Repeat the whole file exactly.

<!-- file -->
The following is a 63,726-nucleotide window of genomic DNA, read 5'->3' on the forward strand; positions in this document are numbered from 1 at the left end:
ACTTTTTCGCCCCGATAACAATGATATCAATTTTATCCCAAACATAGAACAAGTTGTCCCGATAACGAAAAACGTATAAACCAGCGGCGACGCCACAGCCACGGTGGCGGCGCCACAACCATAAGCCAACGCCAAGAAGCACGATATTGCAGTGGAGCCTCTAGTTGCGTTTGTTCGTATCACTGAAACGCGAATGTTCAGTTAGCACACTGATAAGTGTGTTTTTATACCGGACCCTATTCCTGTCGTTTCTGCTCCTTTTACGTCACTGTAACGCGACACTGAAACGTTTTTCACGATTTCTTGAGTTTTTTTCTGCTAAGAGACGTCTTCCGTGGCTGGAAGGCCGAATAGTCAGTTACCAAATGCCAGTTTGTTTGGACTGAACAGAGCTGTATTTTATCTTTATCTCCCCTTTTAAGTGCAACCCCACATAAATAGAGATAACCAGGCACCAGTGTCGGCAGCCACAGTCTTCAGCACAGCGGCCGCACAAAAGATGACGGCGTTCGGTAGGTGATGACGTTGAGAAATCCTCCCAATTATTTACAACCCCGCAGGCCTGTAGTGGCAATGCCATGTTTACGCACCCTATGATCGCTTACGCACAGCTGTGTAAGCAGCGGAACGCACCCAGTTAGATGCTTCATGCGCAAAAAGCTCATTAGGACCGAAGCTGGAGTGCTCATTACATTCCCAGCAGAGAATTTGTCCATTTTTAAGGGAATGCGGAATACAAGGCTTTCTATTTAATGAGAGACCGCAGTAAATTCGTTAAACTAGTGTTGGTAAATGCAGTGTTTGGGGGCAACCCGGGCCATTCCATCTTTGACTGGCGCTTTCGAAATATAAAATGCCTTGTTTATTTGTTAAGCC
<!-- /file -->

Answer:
The following is a 63,726-nucleotide window of genomic DNA, read 5'->3' on the forward strand; positions in this document are numbered from 1 at the left end:
ACTTTTTCGCCCCGATAACAATGATATCAATTTTATCCCAAACATAGAACAAGTTGTCCCGATAACGAAAAACGTATAAACCAGCGGCGACGCCACAGCCACGGTGGCGGCGCCACAACCATAAGCCAACGCCAAGAAGCACGATATTGCAGTGGAGCCTCTAGTTGCGTTTGTTCGTATCACTGAAACGCGAATGTTCAGTTAGCACACTGATAAGTGTGTTTTTATACCGGACCCTATTCCTGTCGTTTCTGCTCCTTTTACGTCACTGTAACGCGACACTGAAACGTTTTTCACGATTTCTTGAGTTTTTTTCTGCTAAGAGACGTCTTCCGTGGCTGGAAGGCCGAATAGTCAGTTACCAAATGCCAGTTTGTTTGGACTGAACAGAGCTGTATTTTATCTTTATCTCCCCTTTTAAGTGCAACCCCACATAAATAGAGATAACCAGGCACCAGTGTCGGCAGCCACAGTCTTCAGCACAGCGGCCGCACAAAAGATGACGGCGTTCGGTAGGTGATGACGTTGAGAAATCCTCCCAATTATTTACAACCCCGCAGGCCTGTAGTGGCAATGCCATGTTTACGCACCCTATGATCGCTTACGCACAGCTGTGTAAGCAGCGGAACGCACCCAGTTAGATGCTTCATGCGCAAAAAGCTCATTAGGACCGAAGCTGGAGTGCTCATTACATTCCCAGCAGAGAATTTGTCCATTTTTAAGGGAATGCGGAATACAAGGCTTTCTATTTAATGAGAGACCGCAGTAAATTCGTTAAACTAGTGTTGGTAAATGCAGTGTTTGGGGGCAACCCGGGCCATTCCATCTTTGACTGGCGCTTTCGAAATATAAAATGCCTTGTTTATTTGTTAAGCC